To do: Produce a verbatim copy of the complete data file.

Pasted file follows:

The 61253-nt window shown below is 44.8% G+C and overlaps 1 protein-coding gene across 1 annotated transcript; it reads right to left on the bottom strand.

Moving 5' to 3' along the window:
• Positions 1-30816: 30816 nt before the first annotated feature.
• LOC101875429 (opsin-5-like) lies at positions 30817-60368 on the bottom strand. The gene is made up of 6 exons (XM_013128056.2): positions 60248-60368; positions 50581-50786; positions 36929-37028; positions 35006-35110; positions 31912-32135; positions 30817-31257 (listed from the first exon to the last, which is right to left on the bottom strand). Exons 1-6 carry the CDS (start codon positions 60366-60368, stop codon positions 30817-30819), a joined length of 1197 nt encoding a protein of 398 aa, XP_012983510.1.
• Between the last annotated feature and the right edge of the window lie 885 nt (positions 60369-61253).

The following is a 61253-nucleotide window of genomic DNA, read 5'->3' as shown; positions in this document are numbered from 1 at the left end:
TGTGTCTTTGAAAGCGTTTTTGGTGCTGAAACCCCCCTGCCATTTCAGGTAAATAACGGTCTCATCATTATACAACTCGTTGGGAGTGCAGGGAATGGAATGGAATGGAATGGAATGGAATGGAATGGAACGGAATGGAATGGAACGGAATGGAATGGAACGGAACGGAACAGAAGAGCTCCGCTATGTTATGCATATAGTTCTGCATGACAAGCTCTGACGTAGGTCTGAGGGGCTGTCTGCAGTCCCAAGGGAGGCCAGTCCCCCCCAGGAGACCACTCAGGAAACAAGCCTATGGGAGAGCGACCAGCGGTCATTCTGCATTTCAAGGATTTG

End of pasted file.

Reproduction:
The 61253-nt window shown below is 44.8% G+C and overlaps 1 protein-coding gene across 1 annotated transcript; it reads right to left on the bottom strand.

Moving 5' to 3' along the window:
• Positions 1-30816: 30816 nt before the first annotated feature.
• LOC101875429 (opsin-5-like) lies at positions 30817-60368 on the bottom strand. The gene is made up of 6 exons (XM_013128056.2): positions 60248-60368; positions 50581-50786; positions 36929-37028; positions 35006-35110; positions 31912-32135; positions 30817-31257 (listed from the first exon to the last, which is right to left on the bottom strand). Exons 1-6 carry the CDS (start codon positions 60366-60368, stop codon positions 30817-30819), a joined length of 1197 nt encoding a protein of 398 aa, XP_012983510.1.
• Between the last annotated feature and the right edge of the window lie 885 nt (positions 60369-61253).

The following is a 61253-nucleotide window of genomic DNA, read 5'->3' as shown; positions in this document are numbered from 1 at the left end:
TGTGTCTTTGAAAGCGTTTTTGGTGCTGAAACCCCCCTGCCATTTCAGGTAAATAACGGTCTCATCATTATACAACTCGTTGGGAGTGCAGGGAATGGAATGGAATGGAATGGAATGGAATGGAATGGAACGGAATGGAATGGAACGGAATGGAATGGAACGGAACGGAACAGAAGAGCTCCGCTATGTTATGCATATAGTTCTGCATGACAAGCTCTGACGTAGGTCTGAGGGGCTGTCTGCAGTCCCAAGGGAGGCCAGTCCCCCCCAGGAGACCACTCAGGAAACAAGCCTATGGGAGAGCGACCAGCGGTCATTCTGCATTTCAAGGATTTG